As Honorary Consul representing Finland and Bangladesh
A couple of years upon having moved back to Finland with my family from my working in Australia, where I had been engaged with the Finnish paper export, and also acted as Honorary Vice-Consul for Finland in Sydney, I received a call from the Foreign Ministry in Helsinki. It was in 1972, my old school friend Matti Kahiluoto, later Ambassador in Stockholm. He inquired whether I was interested to represent the newly independent state, Bangladesh, as Honorary Consul. I replied that it seemed a very tempting proposal, so I gave an affirmative answer to the request about a nomination, which would depend on the sending country’s approval to choose me for the position. This materialized in March 1974.
My work as consul in Australia in the 1960’s was very different from what it was to be in Finland representing the densely populated country of Bangladesh. In Sydney the Consul’s main job was to give a helping hand to Finnish migrants, who came in great numbers in those years to Australia in order to settle down there. One of the few problems that some of them met in their new surroundings and circumstances, and living amongst new customs and manners by the Australians, was the lack of sufficient English by a large number of the arriving Finns. Most of them, however, quite soon learned enough to get along with the work that they were offered. The need for additional work force was so notable in Australia at that time that the government paid the fair for the settlers from their homelands including their whole families, and employment and dwelling arrangements had been arranged in advance.
If some of the immigrants were not happy with the job they had obtained, it was easy for me to find another employer and a work which suited better the newcomer. Some of them joined earlier Finnish immigrants now living e.g. in Queensland as sugar farmers, or in Mount Isa mining territory.
For the Bengalis moving to Finland, it was, generally speaking, a similar situation. But in this case the differences were, in fact, larger. Language, climate, culture, customs etc. constituted really many deviations from what the Bangladeshis were used to. And work permit was not a matter of getting it easily. For those who arrived in winter time, the circumstances must have been felt quite difficult to match. At the time of my appointment, there was only one person from former East Pakistan, who now had become a Bangladeshi citizen. But gradually many students arrived, most of them for studying, and some of them have completed their doctorate. There are presently five Bangladeshis who work as lecturer in Finnish universities. Quite a few Bengalis are running restaurants of their own, or by means of a franchise agreement with some restaurant chain.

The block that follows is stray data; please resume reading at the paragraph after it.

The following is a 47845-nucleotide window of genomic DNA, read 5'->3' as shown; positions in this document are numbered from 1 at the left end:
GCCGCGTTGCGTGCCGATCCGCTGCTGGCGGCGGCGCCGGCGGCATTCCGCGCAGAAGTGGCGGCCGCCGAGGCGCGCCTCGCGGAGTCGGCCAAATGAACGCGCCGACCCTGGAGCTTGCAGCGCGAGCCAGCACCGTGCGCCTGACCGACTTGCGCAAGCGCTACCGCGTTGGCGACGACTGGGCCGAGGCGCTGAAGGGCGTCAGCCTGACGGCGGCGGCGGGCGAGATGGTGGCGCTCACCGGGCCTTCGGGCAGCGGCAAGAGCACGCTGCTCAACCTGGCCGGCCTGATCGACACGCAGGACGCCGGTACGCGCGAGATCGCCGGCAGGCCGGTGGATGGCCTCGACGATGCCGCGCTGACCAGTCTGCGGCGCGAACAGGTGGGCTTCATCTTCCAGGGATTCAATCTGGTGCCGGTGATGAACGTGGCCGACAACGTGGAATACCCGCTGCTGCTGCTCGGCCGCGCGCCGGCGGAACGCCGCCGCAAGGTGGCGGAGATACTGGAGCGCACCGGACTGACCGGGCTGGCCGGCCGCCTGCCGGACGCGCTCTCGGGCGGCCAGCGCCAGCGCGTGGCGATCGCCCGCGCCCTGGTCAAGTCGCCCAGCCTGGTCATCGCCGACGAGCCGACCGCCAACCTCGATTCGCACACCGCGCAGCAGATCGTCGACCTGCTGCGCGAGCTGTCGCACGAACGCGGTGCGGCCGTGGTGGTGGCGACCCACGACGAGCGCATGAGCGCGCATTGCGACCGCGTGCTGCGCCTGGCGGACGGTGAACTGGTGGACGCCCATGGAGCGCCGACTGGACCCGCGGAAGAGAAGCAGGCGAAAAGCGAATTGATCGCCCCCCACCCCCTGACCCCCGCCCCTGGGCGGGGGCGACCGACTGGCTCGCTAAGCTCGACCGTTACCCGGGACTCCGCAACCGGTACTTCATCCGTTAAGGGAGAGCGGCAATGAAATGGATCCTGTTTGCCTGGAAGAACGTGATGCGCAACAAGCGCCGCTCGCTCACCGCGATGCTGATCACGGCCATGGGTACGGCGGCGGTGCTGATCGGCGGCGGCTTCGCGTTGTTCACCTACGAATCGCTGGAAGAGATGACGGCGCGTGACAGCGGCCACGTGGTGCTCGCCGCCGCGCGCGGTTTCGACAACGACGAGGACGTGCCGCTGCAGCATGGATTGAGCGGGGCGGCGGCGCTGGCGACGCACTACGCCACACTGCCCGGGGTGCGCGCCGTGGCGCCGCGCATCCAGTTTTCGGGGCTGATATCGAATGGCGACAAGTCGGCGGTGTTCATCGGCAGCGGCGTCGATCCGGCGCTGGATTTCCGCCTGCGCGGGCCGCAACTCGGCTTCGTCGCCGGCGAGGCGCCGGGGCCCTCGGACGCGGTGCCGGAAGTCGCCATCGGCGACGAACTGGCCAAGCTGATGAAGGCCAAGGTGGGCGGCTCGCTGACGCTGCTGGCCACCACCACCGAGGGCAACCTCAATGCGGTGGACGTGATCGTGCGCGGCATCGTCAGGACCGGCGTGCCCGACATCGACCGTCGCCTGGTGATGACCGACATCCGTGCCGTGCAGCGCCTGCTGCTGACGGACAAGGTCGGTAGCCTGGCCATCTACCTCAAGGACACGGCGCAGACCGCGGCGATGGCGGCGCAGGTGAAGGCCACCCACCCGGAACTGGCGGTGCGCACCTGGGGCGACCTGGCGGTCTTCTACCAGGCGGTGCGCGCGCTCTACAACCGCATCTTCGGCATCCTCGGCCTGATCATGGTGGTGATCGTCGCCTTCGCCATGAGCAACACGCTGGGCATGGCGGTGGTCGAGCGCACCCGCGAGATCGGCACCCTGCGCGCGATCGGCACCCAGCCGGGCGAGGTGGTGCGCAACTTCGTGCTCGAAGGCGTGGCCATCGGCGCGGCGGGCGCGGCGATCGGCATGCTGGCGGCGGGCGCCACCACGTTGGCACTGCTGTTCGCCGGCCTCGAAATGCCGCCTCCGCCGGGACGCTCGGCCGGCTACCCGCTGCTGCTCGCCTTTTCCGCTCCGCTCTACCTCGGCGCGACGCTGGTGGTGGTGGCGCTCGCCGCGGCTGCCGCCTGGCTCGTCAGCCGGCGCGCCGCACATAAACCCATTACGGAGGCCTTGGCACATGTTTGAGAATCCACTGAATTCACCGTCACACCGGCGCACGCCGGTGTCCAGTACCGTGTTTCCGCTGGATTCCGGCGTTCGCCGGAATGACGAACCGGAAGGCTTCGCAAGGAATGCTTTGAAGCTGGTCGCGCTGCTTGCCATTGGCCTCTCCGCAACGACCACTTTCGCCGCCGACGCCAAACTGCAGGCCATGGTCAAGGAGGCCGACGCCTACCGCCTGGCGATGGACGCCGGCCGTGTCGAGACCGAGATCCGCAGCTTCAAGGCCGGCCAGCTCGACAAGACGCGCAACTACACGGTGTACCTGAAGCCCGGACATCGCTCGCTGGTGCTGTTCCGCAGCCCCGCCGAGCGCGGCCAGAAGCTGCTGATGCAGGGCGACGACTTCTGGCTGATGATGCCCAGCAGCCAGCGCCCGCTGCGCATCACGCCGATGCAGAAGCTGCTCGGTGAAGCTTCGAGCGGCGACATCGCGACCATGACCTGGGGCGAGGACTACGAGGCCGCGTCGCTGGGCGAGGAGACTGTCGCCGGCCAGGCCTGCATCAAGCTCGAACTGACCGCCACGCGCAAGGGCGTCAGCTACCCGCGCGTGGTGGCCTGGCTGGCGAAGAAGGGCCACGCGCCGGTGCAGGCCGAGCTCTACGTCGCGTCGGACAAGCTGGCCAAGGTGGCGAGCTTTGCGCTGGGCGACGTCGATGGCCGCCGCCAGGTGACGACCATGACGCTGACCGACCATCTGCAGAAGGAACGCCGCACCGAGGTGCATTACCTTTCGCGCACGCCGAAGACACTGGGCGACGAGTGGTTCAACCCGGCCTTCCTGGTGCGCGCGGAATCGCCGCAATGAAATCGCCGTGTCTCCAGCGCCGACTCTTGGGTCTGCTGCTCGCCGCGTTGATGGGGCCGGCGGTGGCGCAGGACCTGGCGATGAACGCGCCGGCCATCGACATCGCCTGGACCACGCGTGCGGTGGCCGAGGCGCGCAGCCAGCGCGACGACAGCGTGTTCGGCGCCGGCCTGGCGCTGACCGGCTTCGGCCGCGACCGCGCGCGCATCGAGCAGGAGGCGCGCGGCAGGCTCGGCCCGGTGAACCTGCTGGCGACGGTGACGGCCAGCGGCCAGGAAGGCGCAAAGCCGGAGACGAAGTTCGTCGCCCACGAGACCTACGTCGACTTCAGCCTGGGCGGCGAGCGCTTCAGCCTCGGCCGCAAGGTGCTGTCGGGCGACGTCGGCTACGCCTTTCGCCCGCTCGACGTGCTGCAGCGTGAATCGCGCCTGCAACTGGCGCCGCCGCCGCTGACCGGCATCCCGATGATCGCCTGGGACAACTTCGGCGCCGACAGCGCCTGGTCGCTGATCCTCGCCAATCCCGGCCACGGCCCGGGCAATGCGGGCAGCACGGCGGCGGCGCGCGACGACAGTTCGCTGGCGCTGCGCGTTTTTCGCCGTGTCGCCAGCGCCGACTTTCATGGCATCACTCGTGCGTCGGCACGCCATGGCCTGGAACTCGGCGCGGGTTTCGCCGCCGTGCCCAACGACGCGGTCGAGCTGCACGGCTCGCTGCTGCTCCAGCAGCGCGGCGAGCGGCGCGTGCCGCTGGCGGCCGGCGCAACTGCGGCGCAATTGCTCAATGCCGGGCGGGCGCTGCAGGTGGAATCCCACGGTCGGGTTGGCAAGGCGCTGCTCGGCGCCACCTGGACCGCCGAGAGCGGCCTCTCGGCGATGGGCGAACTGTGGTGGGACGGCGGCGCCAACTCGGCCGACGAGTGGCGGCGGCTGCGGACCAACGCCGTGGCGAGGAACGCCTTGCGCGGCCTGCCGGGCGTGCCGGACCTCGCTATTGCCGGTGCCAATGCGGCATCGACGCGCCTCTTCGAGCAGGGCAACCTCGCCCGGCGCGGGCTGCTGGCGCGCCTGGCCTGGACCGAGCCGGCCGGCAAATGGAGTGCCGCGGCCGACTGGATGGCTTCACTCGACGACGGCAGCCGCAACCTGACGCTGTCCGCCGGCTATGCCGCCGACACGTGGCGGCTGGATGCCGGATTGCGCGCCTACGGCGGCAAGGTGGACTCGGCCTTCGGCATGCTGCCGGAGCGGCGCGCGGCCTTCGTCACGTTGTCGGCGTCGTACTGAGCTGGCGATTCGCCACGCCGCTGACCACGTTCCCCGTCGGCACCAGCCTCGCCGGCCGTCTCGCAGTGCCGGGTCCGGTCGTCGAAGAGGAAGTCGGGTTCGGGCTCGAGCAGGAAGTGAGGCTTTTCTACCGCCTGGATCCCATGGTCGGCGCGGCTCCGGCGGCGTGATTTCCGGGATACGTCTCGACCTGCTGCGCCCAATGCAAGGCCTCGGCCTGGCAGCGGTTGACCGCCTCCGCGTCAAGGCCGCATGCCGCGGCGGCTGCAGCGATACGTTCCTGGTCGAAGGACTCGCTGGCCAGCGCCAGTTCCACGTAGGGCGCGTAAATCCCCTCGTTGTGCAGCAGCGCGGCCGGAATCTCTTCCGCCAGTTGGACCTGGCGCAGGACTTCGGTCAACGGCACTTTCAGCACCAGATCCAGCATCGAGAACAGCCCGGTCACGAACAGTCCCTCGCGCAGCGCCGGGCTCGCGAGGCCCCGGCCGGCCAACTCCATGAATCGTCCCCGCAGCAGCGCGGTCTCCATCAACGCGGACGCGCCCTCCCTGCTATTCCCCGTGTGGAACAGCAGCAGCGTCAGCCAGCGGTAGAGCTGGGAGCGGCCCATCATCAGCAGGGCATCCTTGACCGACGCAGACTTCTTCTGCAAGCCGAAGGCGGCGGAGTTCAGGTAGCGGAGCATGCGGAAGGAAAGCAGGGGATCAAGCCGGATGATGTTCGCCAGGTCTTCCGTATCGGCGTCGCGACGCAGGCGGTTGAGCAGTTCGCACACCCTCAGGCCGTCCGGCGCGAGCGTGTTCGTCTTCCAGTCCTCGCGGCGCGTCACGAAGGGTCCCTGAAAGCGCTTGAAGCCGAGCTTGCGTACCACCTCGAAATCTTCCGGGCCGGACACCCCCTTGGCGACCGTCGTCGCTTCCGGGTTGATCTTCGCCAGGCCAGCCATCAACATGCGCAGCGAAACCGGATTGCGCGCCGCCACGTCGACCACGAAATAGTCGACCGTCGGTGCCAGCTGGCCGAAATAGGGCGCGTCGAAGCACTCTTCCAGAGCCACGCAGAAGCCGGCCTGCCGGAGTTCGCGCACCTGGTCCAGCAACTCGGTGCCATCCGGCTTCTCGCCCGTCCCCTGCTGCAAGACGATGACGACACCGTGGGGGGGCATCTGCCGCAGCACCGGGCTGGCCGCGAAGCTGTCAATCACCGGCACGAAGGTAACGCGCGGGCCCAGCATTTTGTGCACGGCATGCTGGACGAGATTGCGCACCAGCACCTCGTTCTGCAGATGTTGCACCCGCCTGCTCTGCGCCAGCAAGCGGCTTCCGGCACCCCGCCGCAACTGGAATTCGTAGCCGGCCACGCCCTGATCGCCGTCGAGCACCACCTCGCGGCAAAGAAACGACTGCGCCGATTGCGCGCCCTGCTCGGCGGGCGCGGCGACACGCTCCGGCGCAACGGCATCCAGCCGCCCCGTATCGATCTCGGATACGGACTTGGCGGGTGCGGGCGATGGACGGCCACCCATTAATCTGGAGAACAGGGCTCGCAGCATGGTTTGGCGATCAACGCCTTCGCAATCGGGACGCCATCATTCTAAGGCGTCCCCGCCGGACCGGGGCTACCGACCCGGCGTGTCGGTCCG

Without delay upon my consular nomination I let establish a Finland – Bangladesh Friendship Association. We were very active and helpful minded. We organized meetings in which respected persons gave presentations about South Asia and the prevailing situation in Bangladesh, and the association arranged Bazaars where Bangladeshi handicraft products that my company had imported from Dhaka were at sale. We contacted competent authorities and charity organizations when natural calamities hit my sending country, and aid donations were of great need.
In the 1970’s Bangladesh had a lot of difficulties to overcome, as this newcomer amongst nations of the world, although old as a country, having been part of India since centuries, then an English colony and then a region of Pakistan, but now an independent state, had gone through a nine month severe independence war, followed by several natural disasters. Cyclones, floods and draughts at turns took place just during those years when so many things had to be put in order. The economy was rather one-sided at that stage, the infrastructure had been damaged by the war, administrative matters had to be made more efficient and care had to be taken for the wounded. Women who had been dishonored and ill-treated by the enemy, had to be aided and employed in order to get along within the society.
Few years after I had started my work as consul I was offered by the then Dean of the Consular Corps of Helsinki, CG Pentti Pajari, the role of secretary to the Corps. This engagement I held for 30 years, the whole period when Consul General Harry Berner acted as Dean. The Corps organized many kinds of activities; amongst others we made group visits to Leningrad and Tallinn. Soviet-Estonia was twice our destination, and the second visit was particularly interesting, because at that time, in 1987, there was already a clear feeling amongst people that something special about the future was in the makings. A good omen was that some Estonian officials told us Consuls from Finland in the presence of our tour leader, Consul Stuigujev from the Soviet Embassy in Helsinki, that Tallinn is looking forward to Tallinn becoming a market economy city like “Hong Kong” within the Soviet Union.
Furthermore the Consular Corps of Helsinki extended its activities to include more closely the Honorary Consuls of the other cities in Finland, and started with regular cooperation with the Consular Corps of Stockholm.
In 2017 I was chosen the Dean of the Consular Corps in Finland after CG Gaius Gyllenbögel. This interesting position became a short phase in my Consular career, but it was not possible to continue acting as a Dean after that I had decided to relinquish my duties as Honorary Consul General of Bangladesh after 44 years of service. This short period as Head of the Consular Corps was a very attractive time for me, and the work together with our Consular Leadership Team was most fruitful. I hereby wish to thank all the members of the Board for their active and sincere cooperation.